April 12, 2023
Assessing the robustness of an electronic product is integral to successful design and performance. Highly accelerated life testing, or HALT, is an important testing tool for this purpose, and its effectiveness can be maximized through careful planning prior to setup and detailed execution.
HALT is the process of applying increased stressors to an electronic device to force failures and uncover design and construction weaknesses. The stressors applied are typically well beyond the expected field environments to quickly discover failures. This enables engineers to optimize designs, repair or replace failed components, and lower product development costs.
Setting clear expectations and directives for conducting HALT is a multistep process that starts with bringing the design engineers together to:
In conjunction with developing the foundational outline, two key areas must be addressed.
1. Applicable Stresses
Select the appropriate stresses and stress levels for HALT testing:
Choosing the appropriate stresses is dependent upon the application and the environment in which the device operates. Suspect parts or areas of concern within the device can also help drive what stress levels to apply in test.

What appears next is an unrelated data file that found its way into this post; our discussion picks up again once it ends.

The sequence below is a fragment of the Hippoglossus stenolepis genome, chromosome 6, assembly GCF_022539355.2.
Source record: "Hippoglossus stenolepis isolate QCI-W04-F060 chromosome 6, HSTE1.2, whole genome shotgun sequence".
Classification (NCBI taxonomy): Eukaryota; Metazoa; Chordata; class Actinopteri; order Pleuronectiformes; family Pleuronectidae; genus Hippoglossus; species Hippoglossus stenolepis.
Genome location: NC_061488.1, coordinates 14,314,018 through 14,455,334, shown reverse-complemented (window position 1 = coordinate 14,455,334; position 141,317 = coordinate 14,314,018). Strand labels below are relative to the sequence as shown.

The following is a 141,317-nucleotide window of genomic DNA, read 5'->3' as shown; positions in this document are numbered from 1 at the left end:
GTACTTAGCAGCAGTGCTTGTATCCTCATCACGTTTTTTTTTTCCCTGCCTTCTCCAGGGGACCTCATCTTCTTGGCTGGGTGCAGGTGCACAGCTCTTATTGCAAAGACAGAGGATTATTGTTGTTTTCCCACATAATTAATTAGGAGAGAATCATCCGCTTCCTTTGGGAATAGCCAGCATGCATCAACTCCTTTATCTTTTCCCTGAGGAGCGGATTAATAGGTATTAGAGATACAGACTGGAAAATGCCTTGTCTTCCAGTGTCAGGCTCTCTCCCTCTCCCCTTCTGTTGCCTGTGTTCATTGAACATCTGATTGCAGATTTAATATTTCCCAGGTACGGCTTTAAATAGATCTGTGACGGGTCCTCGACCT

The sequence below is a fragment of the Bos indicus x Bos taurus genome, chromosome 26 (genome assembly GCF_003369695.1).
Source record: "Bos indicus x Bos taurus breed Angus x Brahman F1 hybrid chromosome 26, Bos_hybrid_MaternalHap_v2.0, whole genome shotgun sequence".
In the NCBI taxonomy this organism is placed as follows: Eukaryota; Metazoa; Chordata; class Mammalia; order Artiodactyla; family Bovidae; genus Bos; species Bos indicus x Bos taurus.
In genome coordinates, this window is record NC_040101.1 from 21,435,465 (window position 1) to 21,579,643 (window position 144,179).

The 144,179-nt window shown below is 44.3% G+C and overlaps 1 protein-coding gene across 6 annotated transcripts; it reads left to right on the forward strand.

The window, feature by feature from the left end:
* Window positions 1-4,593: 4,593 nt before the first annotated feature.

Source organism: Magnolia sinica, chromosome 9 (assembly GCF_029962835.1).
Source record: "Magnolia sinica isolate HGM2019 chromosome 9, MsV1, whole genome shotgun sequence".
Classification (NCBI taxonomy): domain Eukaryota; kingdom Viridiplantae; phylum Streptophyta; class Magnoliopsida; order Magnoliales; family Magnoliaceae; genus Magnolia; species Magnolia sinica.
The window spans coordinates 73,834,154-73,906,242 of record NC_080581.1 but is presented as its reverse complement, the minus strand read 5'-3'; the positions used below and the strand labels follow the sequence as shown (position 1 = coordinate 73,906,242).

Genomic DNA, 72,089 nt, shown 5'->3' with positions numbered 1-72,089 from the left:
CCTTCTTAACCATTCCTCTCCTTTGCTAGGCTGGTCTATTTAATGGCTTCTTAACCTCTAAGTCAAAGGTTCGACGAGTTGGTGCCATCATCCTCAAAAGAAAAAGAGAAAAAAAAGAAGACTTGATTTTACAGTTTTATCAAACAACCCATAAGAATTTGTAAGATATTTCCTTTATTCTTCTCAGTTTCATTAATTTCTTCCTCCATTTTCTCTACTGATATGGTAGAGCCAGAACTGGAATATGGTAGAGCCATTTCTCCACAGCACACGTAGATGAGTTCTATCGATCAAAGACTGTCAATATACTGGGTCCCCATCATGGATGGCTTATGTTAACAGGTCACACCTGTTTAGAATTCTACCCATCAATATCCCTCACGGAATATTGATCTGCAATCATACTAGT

2. Step Stress Approach
For each intended stress, clearly delineate:
Typically, the operating and destructive limits of the device are not known prior to testing. HALT testing can be used to determine this through the step-stress approach. If failure occurs during monitoring or functional testing, the stress is subsequently reduced until the DUT recovers from the failure. This failure is known as the operating limit. When the stress is increased above the operating limit and the DUT can no longer recover without a repair, the destruct limit has been reached.
For accurate results, particular attention must be paid to the HALT configuration:
HALT is comprehensive and encompasses several testing phases, each with specific parameters to follow.
Thermal step-stress testing applies incremental temperature stress levels throughout the product life cycle in order to identify product failure modes.
Thermal shock cycling is conducted between the DUT’s operating limits determined above. This exposes the DUT to fast thermal transitions, sometimes 60 ˚C per minute or as fast as the testing equipment/chamber allows.
Vibration step stress testing applies incremental vibrational stress levels in order to identify product failure modes.
Merge testing results and methodologies to further test products.
Once HALT is completed, the design engineers’ focus becomes determining the root causes of all failures and corrective action. This can include identifying the failure site and failure mechanism for each failure mode. Afterwards, a verification HALT needs to be implemented to evaluate if testing adjustments fixed the problems.
Ansys Sherlock can shortcut this process by creating simulations based on testing models before any physical sample modification or the verification HALT takes place, saving time and money. In addition, our Reliability Engineering Services team can perform Accelerated Life Testing once the weak points in the design have been resolved and final testing required.
Contact us today to discuss how we can help streamline your HALT process and accurately confirm results.
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